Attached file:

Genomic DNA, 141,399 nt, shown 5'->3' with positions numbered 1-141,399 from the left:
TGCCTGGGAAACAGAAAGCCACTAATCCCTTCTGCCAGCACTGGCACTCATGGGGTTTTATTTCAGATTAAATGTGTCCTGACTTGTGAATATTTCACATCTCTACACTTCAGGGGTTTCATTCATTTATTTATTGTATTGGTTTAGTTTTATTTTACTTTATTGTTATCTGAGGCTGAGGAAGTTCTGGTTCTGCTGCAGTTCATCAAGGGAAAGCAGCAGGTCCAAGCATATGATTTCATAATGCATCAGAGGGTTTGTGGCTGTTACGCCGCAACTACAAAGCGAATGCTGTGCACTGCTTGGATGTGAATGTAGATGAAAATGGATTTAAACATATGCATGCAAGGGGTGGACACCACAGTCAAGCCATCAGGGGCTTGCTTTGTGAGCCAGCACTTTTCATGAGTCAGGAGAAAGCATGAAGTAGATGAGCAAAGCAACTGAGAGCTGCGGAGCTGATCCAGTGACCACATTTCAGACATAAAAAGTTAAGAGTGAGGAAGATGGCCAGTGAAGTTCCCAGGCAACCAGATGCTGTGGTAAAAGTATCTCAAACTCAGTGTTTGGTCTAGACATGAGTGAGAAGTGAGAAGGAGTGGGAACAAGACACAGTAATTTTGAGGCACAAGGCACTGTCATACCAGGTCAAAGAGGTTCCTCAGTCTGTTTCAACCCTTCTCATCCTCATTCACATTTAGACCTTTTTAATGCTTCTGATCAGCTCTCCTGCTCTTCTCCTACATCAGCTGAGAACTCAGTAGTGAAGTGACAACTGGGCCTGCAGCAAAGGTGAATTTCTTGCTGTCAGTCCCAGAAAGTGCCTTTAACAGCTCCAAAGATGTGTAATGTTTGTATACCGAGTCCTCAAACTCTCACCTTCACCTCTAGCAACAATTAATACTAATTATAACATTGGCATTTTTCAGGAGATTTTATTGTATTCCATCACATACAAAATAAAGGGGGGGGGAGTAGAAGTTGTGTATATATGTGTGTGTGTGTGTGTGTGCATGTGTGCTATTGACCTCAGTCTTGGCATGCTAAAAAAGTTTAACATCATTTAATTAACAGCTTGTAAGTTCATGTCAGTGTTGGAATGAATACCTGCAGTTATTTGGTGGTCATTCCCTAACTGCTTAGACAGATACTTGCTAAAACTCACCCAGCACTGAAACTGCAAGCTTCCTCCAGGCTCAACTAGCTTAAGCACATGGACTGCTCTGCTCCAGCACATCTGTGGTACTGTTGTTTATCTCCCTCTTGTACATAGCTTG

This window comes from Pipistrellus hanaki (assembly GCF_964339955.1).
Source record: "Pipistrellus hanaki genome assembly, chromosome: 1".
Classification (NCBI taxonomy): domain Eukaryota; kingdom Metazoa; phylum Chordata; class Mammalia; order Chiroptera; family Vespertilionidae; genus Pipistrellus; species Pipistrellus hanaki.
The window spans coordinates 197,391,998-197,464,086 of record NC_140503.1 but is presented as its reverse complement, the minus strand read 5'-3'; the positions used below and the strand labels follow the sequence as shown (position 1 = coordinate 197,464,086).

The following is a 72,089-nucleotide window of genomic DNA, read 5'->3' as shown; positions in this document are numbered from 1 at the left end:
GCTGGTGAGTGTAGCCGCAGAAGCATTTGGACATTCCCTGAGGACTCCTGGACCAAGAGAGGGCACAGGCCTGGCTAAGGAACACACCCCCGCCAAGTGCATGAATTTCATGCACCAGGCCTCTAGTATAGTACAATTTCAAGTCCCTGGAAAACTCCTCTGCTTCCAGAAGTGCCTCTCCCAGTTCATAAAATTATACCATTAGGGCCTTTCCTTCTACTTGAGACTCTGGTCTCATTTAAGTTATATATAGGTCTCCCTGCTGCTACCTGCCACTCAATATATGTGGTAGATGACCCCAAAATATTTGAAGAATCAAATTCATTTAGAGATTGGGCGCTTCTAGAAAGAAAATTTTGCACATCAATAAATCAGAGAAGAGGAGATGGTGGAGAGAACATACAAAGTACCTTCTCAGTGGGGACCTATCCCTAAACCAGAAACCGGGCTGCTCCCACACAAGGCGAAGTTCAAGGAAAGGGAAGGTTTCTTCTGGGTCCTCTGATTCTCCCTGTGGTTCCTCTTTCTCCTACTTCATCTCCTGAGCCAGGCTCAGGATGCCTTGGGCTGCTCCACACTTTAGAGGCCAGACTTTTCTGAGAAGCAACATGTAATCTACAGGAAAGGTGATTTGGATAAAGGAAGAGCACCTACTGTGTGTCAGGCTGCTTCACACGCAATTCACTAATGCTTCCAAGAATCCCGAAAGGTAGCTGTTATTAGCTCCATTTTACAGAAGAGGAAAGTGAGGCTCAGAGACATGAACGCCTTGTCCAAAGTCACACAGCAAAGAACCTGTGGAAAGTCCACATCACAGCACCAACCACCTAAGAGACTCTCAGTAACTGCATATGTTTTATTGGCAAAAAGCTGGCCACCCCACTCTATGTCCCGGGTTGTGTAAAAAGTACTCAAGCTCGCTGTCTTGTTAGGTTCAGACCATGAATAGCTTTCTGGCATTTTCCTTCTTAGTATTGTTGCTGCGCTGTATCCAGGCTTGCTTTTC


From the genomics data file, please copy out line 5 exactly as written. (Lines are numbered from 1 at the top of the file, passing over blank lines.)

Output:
Classification (NCBI taxonomy): domain Eukaryota; kingdom Metazoa; phylum Chordata; class Mammalia; order Chiroptera; family Vespertilionidae; genus Pipistrellus; species Pipistrellus hanaki.